Sunday, October 31, 2010


When describing our treatment approach to patients, I often cite what I call, Three Dimensional Care:

Three Dimensional Care consists of three areas:

1. The Intervention.
2. The Behavior.
3. The Environment.

With each patient we address these three aspects to provide a comprehensive, multi-dimensional solution to a health issue that, in the vast majority of cases, is a multi-faceted problem.

The Intervention.
This is why people go to the doctor, or to any other service industry -- to GET SOMETHING. It could be a medicine, or a diagnostic test. In other health care fields -- chiropractic, massage therapy, PT -- it could be a stretch, and exercise, a joint/tissue mobilization (e.g. massage or adjustment).

This is what people (and insurance) is willing to pay for -- the something. It's perceivable and often tangible, and frequently provides results.

Unfortunately, those results are frequently temporary.

Why? Because these next two are frequently neglected:

The Behavior.
The the vast majority of pathologies, our own behavior -- either knowingly or unwittingly -- either causes or exacerbates the situation.

How we use our bodies -- in motion and at rest -- is ultimately the most important factor in our well-being. More often than not, an issue -- e.g. PAIN -- requires either a temporary or permanent change in how we treat our bodies.

The healthcare professional MUST address this, and help the patient determine if he/she is using their body -- sitting, standing, walking, lifting, reaching, lying, squatting, twisting -- in such a way that is preventing recovery.

The Environment.
Nearly as important as The Behavior is The Enviroment. What about a person's surroundings is causing, exacerbating or hindering recovery from PAIN? For an office worker with neck, back, or arm pain, it may be office ergonomics -- or how one's work station is set-up.

Take, for example, this case:

An office worker who commutes 30 minutes each day to work is involved in a rear-end condition. Prior to the accident, they "never had back pain"*; however, after the accident -- despite "clear" diagnostic testing (x-rays, MRI), they continue to have chronic and debilitating pain -- worst in the morning, gradually improving in the AM, then worsening again by work's end and bed time.

(*"Well, it's been sore on and off...for twenty years...")

They've tried pharmaceuticals (NSAIDs to prescription narcotics), physical therapy, chiropractic, massage, acupuncture -- with varying results -- but always TEMPORARY.

Must be something siniser, right? Maybe NOT.

More likely is this person is only receiving one-dimensional care -- the Intervention, only.

Upon further examination:

- The worker sits with a flexed posture for a significant portion of his/her day -- in the car, at work, then at home "relaxing" in the easy chair or on the computer (BEHAVIOR).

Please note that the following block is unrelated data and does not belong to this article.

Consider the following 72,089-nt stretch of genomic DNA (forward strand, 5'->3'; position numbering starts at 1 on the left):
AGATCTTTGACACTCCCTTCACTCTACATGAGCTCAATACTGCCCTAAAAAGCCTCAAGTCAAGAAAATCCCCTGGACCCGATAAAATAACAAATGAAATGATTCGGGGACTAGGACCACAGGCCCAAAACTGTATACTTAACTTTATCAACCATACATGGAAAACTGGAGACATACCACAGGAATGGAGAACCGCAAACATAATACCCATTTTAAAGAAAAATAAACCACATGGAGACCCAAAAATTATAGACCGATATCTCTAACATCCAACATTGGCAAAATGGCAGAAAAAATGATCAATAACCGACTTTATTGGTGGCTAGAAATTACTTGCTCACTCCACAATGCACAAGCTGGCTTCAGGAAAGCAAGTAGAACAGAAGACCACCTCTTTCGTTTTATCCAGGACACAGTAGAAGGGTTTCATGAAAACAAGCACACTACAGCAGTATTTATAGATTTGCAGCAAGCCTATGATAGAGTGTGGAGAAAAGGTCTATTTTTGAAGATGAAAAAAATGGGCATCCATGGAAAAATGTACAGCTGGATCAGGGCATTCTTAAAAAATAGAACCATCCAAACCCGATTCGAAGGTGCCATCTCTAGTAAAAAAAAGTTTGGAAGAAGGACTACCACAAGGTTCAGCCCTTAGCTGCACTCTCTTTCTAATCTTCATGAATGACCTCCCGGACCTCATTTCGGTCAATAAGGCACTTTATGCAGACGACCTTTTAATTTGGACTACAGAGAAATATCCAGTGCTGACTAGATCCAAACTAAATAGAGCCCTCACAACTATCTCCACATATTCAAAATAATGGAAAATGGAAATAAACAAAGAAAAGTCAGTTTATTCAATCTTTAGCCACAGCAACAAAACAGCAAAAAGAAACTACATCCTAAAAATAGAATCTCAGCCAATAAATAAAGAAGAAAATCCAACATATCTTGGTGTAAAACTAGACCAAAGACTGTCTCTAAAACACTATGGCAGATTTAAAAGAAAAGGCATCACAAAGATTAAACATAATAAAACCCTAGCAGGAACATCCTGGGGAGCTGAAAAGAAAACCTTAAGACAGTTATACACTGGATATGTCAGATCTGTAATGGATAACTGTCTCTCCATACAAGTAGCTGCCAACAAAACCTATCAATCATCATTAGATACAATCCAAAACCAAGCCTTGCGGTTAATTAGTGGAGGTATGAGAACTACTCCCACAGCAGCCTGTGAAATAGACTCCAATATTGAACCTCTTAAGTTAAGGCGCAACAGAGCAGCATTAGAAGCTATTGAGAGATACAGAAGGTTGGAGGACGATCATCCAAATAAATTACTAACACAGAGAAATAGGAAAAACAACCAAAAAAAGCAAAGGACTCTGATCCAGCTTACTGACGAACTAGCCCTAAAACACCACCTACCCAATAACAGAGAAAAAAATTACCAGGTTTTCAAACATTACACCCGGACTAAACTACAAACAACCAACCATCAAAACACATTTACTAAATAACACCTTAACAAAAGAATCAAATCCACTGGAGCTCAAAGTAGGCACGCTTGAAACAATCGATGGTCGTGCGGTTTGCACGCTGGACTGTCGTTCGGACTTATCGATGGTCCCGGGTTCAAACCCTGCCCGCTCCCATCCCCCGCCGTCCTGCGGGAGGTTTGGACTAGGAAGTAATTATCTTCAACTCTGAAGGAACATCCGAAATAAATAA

- The person's work station requires frequent twisting -- from computer to file cabinet -- that, after further discussion -- gradually exacerbates back pain as the day goes on (ENVIRONMENT).

After addressing BEHAVIOR and ENVIRONMENT, the person -- coupled with effective and individualized INTERVENTION (e.g. manual therapy to lumbar spine, self-stretching, core stabilization) improves significantly over 2-3 weeks until their once-chronic back pain is abolished.

A True Story

This exchange actually occured in my office a few weeks ago.

[Joe walks into office, en route to the locker room -- undoubtedly to change after running before work]

Medical Assistant: "Joe, do you know a good stretch for your upper back?" [points to area between shoulder blades] "It's been bothering me for a few weeks..."
Joe: "Sure, try this." [proceeds to demonstrate trapezius/rhomboid stretch] (INTERVENTION)

Joe: "You know, most upper back and shoulder blade pain come from the neck. Make sure to watch your posture while working; a forward head posture can stress the neck and cause that soreness." (BEHAVIOR)
Med Assistant: "It's really sore in the morning..."

Joe: "Your neck can also get stressed out at night time -- do you ever read or watch TV in bed?"
Med Assistant [reluctantly]: "Yes..."

Joe: "Do you look like THIS?" [lays on the floor - literally - and demonstrates posture]
Med Assistant [more reluctantly]: "Yes..."

Joe: "It's likely you're straining your neck in that position. I recommend you read on your side -- or lie flat and hold the book over your head instead! Or read in a chair, before going to bed" (ENVIRONMENT)

In this example, the Medical Assistant's "upper back pain" (read: NECK PAIN) subsided in a few days with Three Dimensional Care. Equipped only with an INTERVENTION (e.g. a stretch, or massage), she likely would've received only temporarily relief.

The next time you visit your healthcare professional, look for Three Dimensional Care. It applies to all health issues.


1. "Here's a blood pressure medication." (INTERVENTION).

But what about:

2. "Add a 20 minute walk to your day -- even a brisk walk at lunch can lower blood pressure levels." (BEHAVIOR)
3. "Have you considered replacing the salt shaker on your table with a low-sodium seasoning?" (ENVIRONMENT)

Because, without Three Dimensional Care, your relief from any health issue may be only temporary, or require chronic usage of the intervention -- medications, massage, chiropractic adjustment, or pain drugs.